The majority of the world's sugar now comes from this particular commercial species.
Unfortunately, however, the plant started to become weaker and more prone to disease.
48.
请在第__(48)__处填上正确答案。[2分]
Eventually, a commercial plant was developed which was 5 percent sweeter than before, but also much stronger and less likely to die from disease.
One major gene has been identified by Dr. Angelique D'Hont and her team in Montpelier, France.
Sugar cane is now much more vigorous and the supply of sugar is therefore more guaranteed.
Since the 1960s, scientists have been analyzing the mysteries of the sugar cane's genetic code.
The majority of the world's sugar now comes from this particular commercial species.
Unfortunately, however, the plant started to become weaker and more prone to disease.
49.
请在第__(49)__处填上正确答案。[2分]
Eventually, a commercial plant was developed which was 5 percent sweeter than before, but also much stronger and less likely to die from disease.
One major gene has been identified by Dr. Angelique D'Hont and her team in Montpelier, France.
Sugar cane is now much more vigorous and the supply of sugar is therefore more guaranteed.
Since the 1960s, scientists have been analyzing the mysteries of the sugar cane's genetic code.
The majority of the world's sugar now comes from this particular commercial species.
Unfortunately, however, the plant started to become weaker and more prone to disease.
50.
请在第__(50)__处填上正确答案。[2分]
Eventually, a commercial plant was developed which was 5 percent sweeter than before, but also much stronger and less likely to die from disease.
One major gene has been identified by Dr. Angelique D'Hont and her team in Montpelier, France.
Sugar cane is now much more vigorous and the supply of sugar is therefore more guaranteed.
Since the 1960s, scientists have been analyzing the mysteries of the sugar cane's genetic code.
The majority of the world's sugar now comes from this particular commercial species.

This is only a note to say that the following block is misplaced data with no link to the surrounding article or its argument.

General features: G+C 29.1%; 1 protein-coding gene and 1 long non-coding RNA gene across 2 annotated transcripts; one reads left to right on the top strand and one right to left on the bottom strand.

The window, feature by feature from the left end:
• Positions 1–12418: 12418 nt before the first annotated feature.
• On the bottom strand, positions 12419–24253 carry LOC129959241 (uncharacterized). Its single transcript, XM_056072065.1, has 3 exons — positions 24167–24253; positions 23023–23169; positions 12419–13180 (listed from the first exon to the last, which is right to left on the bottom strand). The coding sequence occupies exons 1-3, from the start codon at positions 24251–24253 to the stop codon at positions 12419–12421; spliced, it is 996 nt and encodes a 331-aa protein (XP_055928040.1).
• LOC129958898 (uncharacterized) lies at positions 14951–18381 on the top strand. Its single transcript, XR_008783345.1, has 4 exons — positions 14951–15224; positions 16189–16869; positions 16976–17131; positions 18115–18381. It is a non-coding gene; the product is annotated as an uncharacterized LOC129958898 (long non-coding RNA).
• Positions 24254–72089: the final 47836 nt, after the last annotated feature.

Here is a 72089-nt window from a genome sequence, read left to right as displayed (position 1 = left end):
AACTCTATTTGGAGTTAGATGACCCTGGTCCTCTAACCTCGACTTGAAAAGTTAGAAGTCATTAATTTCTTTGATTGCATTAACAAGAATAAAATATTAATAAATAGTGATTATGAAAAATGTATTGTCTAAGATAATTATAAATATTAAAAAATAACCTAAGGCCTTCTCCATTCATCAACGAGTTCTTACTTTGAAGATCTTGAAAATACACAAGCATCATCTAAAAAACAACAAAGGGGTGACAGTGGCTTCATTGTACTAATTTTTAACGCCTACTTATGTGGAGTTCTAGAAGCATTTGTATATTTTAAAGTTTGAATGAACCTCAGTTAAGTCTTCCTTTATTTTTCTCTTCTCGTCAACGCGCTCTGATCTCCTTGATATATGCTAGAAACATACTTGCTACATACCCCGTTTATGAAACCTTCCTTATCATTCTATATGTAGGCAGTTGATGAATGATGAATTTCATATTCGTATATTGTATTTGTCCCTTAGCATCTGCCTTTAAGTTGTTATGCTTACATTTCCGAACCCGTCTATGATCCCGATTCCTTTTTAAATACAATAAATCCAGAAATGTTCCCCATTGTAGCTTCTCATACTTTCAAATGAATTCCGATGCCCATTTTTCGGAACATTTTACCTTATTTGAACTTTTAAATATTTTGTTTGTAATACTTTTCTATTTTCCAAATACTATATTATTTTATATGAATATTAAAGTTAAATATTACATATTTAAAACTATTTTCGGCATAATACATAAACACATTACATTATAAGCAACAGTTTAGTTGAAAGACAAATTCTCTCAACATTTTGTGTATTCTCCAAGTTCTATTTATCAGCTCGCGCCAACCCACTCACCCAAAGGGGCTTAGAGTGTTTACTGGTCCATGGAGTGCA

Unfortunately, however, the plant started to become weaker and more prone to disease.
第6部分:完形填空(第51~65 ,每题1分,共15分)
下面的短文有15处空白,请根据短文内容为每处空白确定1个最佳选项。
根据材料,完成51-65题。
Teaching and Learning
Many teachers believe that the responsibilities for learning lie with the student. If a long reading assignment is given, instructors expect students to be (51) with the information in the reading even if they do not discuss it in class or (52) an examination. The ideal student is (53) to be one who is motivated to learn for the sake of learning, not the one interested only in getting high (54) Sometimes homework is returned with brief written (55) but without a grade. Even if a grade is not given, the student is (56) for learning the material assigned. When research is (57) , the professor expects the student to take it actively and to complete it with minimum (58) It is the student's responsibility to fmd books, magazines, and articles in the library. Professors do not have the time to (59) explain how a university library works; they expect students particularly graduate students to exhaust the (60) sources in the library. Professors will help students who need it, (61) prefer that their students should not be too (62) on them. In the United States professors have many other (63) besides teaching, such as administrative or research work. Therefore, the time that a professor can spend (64) a student outside of class is limited. If a student has problems with classroom work, the student
should either (65) a professor during office hours or make an appointment.
51.
请在第__(51)__处填上正确答案。[1分]
careful
happy
familiar
pleased
52.
请在第__(52)__处填上正确答案。[1分]
need
take
develop
finish
53.
请在第__(53)__处填上正确答案。[1分]
tested
recognized
considered
assessed
54.
请在第__(54)__处填上正确答案。[1分]
levels
degrees
grades
hopes
55.
请在第__(55)__处填上正确答案。[1分]
tasks
comments
declarations
questions
56.
请在第__(56)__处填上正确答案。[1分]
anxious
concerned
eager
responsible
57.
请在第__(57)__处填上正确答案。[1分]
completed
designed
assigned
learned
58.
请在第__(58)__处填上正确答案。[1分]
requirement
guidance
effort
evidence
59.
请在第__(59)__处填上正确答案。[1分]
wonder
inquire
speculate
explain
60.
请在第__(60)__处填上正确答案。[1分]
inner
personal
reference
natural
61.
请在第__(61)__处填上正确答案。[1分]
but
even
thus
and
62.
请在第__(62)__处填上正确答案。[1分]
keen
dependent
energetic
active
63.
请在第__(63)__处填上正确答案。[1分]
opportunities
duties
preferences
points
64.
请在第__(64)__处填上正确答案。[1分]
with
for
over
along
65.
请在第__(65)__处填上正确答案。[1分]
approach
trouble
select
catch

≡ 本试卷共计65题,此处为结束标志。